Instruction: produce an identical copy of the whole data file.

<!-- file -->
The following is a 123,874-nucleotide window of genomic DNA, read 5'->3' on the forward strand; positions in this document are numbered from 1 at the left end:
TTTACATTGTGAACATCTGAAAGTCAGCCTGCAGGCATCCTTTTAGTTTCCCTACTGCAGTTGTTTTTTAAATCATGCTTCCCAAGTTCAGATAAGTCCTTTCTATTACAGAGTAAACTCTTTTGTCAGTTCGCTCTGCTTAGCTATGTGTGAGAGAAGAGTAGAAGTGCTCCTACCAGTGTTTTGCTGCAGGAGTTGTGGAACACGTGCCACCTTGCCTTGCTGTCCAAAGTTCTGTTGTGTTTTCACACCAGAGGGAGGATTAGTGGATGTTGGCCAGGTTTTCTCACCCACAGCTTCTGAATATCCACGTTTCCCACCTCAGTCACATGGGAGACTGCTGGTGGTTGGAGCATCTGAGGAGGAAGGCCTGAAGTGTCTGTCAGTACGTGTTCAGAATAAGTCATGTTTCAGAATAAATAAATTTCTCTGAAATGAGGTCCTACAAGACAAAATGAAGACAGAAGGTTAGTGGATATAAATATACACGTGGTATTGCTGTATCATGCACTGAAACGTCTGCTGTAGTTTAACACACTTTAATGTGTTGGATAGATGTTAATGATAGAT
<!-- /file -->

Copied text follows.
The following is a 123,874-nucleotide window of genomic DNA, read 5'->3' on the forward strand; positions in this document are numbered from 1 at the left end:
TTTACATTGTGAACATCTGAAAGTCAGCCTGCAGGCATCCTTTTAGTTTCCCTACTGCAGTTGTTTTTTAAATCATGCTTCCCAAGTTCAGATAAGTCCTTTCTATTACAGAGTAAACTCTTTTGTCAGTTCGCTCTGCTTAGCTATGTGTGAGAGAAGAGTAGAAGTGCTCCTACCAGTGTTTTGCTGCAGGAGTTGTGGAACACGTGCCACCTTGCCTTGCTGTCCAAAGTTCTGTTGTGTTTTCACACCAGAGGGAGGATTAGTGGATGTTGGCCAGGTTTTCTCACCCACAGCTTCTGAATATCCACGTTTCCCACCTCAGTCACATGGGAGACTGCTGGTGGTTGGAGCATCTGAGGAGGAAGGCCTGAAGTGTCTGTCAGTACGTGTTCAGAATAAGTCATGTTTCAGAATAAATAAATTTCTCTGAAATGAGGTCCTACAAGACAAAATGAAGACAGAAGGTTAGTGGATATAAATATACACGTGGTATTGCTGTATCATGCACTGAAACGTCTGCTGTAGTTTAACACACTTTAATGTGTTGGATAGATGTTAATGATAGAT